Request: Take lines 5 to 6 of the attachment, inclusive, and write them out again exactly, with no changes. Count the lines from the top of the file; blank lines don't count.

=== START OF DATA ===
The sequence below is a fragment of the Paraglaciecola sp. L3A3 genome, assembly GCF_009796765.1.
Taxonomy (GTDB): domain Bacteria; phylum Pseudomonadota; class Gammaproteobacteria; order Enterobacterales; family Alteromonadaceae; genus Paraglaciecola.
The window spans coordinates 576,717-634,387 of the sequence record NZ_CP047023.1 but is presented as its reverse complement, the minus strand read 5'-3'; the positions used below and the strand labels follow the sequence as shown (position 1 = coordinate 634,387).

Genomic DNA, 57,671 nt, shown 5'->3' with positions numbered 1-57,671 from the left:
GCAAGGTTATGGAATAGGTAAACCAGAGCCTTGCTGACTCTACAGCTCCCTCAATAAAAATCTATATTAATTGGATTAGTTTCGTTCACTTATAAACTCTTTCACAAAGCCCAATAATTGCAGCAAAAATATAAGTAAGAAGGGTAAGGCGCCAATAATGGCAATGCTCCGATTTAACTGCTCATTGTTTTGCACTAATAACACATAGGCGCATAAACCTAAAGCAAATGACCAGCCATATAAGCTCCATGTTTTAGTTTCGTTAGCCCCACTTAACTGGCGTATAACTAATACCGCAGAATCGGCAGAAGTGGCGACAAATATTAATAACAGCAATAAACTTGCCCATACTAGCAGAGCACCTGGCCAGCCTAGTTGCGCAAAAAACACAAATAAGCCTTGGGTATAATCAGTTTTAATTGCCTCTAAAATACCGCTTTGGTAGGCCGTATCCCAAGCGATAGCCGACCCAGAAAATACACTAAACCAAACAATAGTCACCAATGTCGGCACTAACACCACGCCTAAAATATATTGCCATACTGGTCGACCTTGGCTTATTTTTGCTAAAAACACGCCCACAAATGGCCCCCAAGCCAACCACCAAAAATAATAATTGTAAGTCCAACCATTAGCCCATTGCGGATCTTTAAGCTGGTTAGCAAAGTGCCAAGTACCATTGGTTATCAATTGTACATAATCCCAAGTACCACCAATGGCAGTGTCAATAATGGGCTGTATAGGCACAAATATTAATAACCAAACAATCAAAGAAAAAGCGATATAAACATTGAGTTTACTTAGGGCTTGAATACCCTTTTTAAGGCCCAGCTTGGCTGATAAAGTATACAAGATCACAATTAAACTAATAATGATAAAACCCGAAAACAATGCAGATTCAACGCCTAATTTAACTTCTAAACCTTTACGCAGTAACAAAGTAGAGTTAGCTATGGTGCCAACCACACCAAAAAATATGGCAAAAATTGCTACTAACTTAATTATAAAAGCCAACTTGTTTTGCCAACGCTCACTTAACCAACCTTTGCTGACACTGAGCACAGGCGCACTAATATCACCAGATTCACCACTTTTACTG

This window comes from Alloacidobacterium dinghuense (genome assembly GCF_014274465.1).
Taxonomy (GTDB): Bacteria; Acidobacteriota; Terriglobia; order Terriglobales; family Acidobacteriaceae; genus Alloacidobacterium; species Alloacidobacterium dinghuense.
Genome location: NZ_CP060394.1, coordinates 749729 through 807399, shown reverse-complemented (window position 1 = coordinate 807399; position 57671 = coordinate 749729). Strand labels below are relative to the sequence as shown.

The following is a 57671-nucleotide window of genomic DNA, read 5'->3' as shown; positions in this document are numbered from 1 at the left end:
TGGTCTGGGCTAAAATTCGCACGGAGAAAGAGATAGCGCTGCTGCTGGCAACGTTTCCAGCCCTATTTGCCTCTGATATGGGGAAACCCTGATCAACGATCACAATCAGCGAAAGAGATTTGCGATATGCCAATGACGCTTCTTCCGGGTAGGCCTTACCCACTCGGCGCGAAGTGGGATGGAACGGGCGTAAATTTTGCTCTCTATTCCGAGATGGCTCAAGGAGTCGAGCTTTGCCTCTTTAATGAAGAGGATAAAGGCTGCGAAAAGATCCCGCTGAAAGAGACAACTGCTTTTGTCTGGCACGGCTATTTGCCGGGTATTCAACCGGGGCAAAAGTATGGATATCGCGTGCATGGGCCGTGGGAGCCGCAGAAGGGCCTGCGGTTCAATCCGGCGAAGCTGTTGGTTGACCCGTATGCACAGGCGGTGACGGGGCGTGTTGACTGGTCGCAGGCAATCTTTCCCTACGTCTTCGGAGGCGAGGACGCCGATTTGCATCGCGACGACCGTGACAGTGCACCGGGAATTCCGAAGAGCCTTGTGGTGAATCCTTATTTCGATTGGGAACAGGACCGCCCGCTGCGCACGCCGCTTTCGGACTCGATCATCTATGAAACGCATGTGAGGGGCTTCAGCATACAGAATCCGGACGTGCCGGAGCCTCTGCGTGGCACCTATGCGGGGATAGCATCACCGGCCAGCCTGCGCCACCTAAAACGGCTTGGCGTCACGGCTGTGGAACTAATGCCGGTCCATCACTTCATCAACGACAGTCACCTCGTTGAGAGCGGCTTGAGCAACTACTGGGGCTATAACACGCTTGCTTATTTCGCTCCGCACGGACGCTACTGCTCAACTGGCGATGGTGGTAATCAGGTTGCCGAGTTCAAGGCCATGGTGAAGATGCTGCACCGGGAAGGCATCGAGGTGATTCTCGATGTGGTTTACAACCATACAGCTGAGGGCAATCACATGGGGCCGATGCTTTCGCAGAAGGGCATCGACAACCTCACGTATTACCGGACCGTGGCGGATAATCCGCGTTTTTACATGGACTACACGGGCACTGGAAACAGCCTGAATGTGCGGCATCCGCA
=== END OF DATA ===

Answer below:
GCAAGGTTATGGAATAGGTAAACCAGAGCCTTGCTGACTCTACAGCTCCCTCAATAAAAATCTATATTAATTGGATTAGTTTCGTTCACTTATAAACTCTTTCACAAAGCCCAATAATTGCAGCAAAAATATAAGTAAGAAGGGTAAGGCGCCAATAATGGCAATGCTCCGATTTAACTGCTCATTGTTTTGCACTAATAACACATAGGCGCATAAACCTAAAGCAAATGACCAGCCATATAAGCTCCATGTTTTAGTTTCGTTAGCCCCACTTAACTGGCGTATAACTAATACCGCAGAATCGGCAGAAGTGGCGACAAATATTAATAACAGCAATAAACTTGCCCATACTAGCAGAGCACCTGGCCAGCCTAGTTGCGCAAAAAACACAAATAAGCCTTGGGTATAATCAGTTTTAATTGCCTCTAAAATACCGCTTTGGTAGGCCGTATCCCAAGCGATAGCCGACCCAGAAAATACACTAAACCAAACAATAGTCACCAATGTCGGCACTAACACCACGCCTAAAATATATTGCCATACTGGTCGACCTTGGCTTATTTTTGCTAAAAACACGCCCACAAATGGCCCCCAAGCCAACCACCAAAAATAATAATTGTAAGTCCAACCATTAGCCCATTGCGGATCTTTAAGCTGGTTAGCAAAGTGCCAAGTACCATTGGTTATCAATTGTACATAATCCCAAGTACCACCAATGGCAGTGTCAATAATGGGCTGTATAGGCACAAATATTAATAACCAAACAATCAAAGAAAAAGCGATATAAACATTGAGTTTACTTAGGGCTTGAATACCCTTTTTAAGGCCCAGCTTGGCTGATAAAGTATACAAGATCACAATTAAACTAATAATGATAAAACCCGAAAACAATGCAGATTCAACGCCTAATTTAACTTCTAAACCTTTACGCAGTAACAAAGTAGAGTTAGCTATGGTGCCAACCACACCAAAAAATATGGCAAAAATTGCTACTAACTTAATTATAAAAGCCAACTTGTTTTGCCAACGCTCACTTAACCAACCTTTGCTGACACTGAGCACAGGCGCACTAATATCACCAGATTCACCACTTTTACTG

This window comes from Alloacidobacterium dinghuense (genome assembly GCF_014274465.1).